In commerce and advertising, Still Acting in photographs may attempt to convey meanings that motivate potential customers to favor a specific product, or service.  Still Actors have been involved in certain street  and gallery performances where the contrast between the normal movement of persons in a place stands out against the motionless Still Actor.

Monday, January 11, 2010

New Bopnique Site Launches - Massachusetts based home of Anthony Resta


Just a referral to the new Bopnique website that has some dynamic content as well as a player with new music on it.  Anthony Resta and Karyadi Sutejda's lair, now a very busy place for the post-indie making of new music.

There's nothing like doing new things with old parts, and that's what makes Bopnique so productive - Anthony's ability to recreate and collaborate often leads to the unexpected.  Serial Thrillers, Shawn Mullins, and New Collisions are regulars.

Saturday, January 09, 2010

Hofner Verithin Galore

A shot of my 60s Hofner Verithin with the Scholz X-ray inserts.  This was the Hofner that I bought from Tom Allman in 1980 for $200 and used in many banners and ads.

Here is a link to more on this Hofner.




Wednesday, January 06, 2010

Jim Koger explains the origin of IVUS transducers


Here's Jim Koger test probing early IVUS transducers that worked at the then unbelievable fequency of 30 MHz with fractional bandwidths of 50% or greater.  Not only that, but these particular transducers, which Jim developed, iterated and built over and over many times, had nearly zero ringdown. That meant that close-up imaging, where the transducer is very close to the wall of a heart artery, for instance, could become a reality.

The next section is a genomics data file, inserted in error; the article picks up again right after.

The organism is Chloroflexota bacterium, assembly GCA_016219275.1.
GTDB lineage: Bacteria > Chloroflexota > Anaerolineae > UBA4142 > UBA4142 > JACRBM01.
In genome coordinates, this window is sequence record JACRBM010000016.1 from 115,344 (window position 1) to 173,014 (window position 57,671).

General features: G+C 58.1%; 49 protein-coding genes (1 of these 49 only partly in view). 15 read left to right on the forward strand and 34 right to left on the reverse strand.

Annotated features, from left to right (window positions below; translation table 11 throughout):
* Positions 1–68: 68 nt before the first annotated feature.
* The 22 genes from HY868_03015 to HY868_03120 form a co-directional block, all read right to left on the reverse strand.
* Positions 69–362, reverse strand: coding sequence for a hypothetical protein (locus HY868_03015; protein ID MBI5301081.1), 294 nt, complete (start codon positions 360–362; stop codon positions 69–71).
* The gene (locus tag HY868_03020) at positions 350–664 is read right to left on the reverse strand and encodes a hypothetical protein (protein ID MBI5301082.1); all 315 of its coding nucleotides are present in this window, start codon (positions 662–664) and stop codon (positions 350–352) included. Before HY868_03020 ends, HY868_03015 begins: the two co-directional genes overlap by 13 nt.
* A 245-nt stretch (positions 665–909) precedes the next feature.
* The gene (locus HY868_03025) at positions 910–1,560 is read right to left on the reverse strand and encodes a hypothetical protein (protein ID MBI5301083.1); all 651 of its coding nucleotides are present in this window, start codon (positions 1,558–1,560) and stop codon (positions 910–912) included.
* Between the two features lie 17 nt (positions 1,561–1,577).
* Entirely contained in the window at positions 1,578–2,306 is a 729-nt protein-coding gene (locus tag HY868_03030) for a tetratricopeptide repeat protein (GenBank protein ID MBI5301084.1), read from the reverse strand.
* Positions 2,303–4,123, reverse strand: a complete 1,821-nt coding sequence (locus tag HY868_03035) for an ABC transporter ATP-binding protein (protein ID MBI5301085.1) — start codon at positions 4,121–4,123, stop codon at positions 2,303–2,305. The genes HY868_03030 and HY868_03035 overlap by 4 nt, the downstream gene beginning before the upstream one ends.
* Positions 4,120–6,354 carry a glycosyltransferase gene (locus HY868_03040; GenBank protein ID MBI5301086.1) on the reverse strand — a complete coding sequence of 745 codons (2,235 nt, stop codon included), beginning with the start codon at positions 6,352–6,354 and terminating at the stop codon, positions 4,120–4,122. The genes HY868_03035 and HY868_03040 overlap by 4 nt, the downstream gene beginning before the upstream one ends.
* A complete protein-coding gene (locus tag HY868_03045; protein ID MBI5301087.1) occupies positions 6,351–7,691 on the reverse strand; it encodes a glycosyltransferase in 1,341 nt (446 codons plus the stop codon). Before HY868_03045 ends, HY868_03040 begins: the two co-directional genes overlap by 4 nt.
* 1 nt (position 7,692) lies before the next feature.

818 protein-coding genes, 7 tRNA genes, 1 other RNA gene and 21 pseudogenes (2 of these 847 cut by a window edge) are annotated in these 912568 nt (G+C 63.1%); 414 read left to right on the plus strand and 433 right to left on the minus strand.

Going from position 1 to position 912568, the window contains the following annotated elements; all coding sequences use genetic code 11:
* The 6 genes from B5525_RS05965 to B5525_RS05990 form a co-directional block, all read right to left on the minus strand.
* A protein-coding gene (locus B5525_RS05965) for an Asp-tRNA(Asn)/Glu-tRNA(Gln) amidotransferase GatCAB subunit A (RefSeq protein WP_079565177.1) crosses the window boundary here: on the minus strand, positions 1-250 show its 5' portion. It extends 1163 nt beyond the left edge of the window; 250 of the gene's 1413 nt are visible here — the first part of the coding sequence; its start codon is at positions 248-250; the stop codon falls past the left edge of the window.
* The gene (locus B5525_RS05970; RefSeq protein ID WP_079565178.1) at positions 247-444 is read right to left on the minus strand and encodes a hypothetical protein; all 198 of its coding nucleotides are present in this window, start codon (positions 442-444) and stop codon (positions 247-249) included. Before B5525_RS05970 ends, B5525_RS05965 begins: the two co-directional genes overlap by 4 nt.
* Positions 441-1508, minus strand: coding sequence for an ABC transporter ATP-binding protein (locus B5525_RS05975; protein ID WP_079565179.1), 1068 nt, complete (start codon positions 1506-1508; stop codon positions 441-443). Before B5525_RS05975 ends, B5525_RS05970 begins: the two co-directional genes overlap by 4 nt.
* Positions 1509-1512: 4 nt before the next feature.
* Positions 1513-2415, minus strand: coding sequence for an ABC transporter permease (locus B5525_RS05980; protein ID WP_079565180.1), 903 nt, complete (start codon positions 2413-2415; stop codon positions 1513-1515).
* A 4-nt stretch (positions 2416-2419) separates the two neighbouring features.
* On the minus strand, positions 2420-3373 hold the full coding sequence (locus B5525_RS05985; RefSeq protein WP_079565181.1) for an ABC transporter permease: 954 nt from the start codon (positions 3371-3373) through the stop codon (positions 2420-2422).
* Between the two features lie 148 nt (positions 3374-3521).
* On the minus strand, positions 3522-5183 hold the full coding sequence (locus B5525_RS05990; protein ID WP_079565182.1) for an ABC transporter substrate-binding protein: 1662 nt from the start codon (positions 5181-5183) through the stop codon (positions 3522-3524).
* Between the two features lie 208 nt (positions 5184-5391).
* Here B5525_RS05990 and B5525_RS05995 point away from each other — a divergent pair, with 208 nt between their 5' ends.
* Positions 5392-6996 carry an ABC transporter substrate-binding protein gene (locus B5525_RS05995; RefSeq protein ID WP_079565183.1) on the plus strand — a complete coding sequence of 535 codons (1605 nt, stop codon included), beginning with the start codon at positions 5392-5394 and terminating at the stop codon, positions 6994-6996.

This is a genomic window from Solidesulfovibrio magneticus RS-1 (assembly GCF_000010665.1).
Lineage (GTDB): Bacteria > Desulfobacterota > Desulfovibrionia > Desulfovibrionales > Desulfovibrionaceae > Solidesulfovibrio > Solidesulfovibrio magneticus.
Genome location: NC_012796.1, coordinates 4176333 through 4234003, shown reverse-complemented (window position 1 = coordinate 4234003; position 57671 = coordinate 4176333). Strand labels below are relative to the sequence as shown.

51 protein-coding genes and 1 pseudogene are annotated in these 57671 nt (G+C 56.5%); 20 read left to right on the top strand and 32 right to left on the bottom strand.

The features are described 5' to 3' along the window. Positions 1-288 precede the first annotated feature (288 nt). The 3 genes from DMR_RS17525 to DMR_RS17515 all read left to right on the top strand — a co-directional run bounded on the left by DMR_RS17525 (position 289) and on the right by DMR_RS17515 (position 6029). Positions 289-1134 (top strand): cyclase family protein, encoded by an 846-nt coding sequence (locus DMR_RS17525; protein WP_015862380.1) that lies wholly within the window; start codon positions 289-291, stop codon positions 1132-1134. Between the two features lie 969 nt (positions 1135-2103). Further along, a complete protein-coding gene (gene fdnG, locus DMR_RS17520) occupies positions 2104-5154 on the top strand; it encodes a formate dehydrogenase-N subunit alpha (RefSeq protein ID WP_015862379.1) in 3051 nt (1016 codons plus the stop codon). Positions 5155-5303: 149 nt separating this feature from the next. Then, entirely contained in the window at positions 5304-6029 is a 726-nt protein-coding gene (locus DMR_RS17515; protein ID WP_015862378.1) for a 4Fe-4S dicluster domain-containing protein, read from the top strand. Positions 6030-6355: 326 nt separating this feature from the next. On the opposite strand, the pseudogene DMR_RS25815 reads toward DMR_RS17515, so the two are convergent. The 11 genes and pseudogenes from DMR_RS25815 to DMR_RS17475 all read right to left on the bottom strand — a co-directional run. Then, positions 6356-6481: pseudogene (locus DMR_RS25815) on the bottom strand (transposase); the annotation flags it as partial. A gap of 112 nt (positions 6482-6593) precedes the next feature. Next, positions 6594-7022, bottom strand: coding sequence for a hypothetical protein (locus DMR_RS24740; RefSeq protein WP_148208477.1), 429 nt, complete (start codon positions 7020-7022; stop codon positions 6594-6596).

It did.  Today, so-called Direct View IVUS (intravascular ultrasound) is the gold standard for measuring coronary lesions and directing the implantation of arterial stents.  IVUS is about a 600 million dollar business today.  The stent business is many times that, but probably would never had developed were it not for the images provided by IVUS, which were key to the clinical trials and device approvals.  Stent trials drove much of the sales of IVUS in the beginning, but eventually clinicians realized they could do a better job putting stents in if they used IVUS in their daily practice, so many hospitals use IVUS in most coronary interventions involving stents.

All this costs money though, and ultimately lengthens lives, so somebody has to pay for it. Same with new drugs, the cost of development is very high.  But IVUS was done more cheaply, using Ham Radio flea market equipment in this example!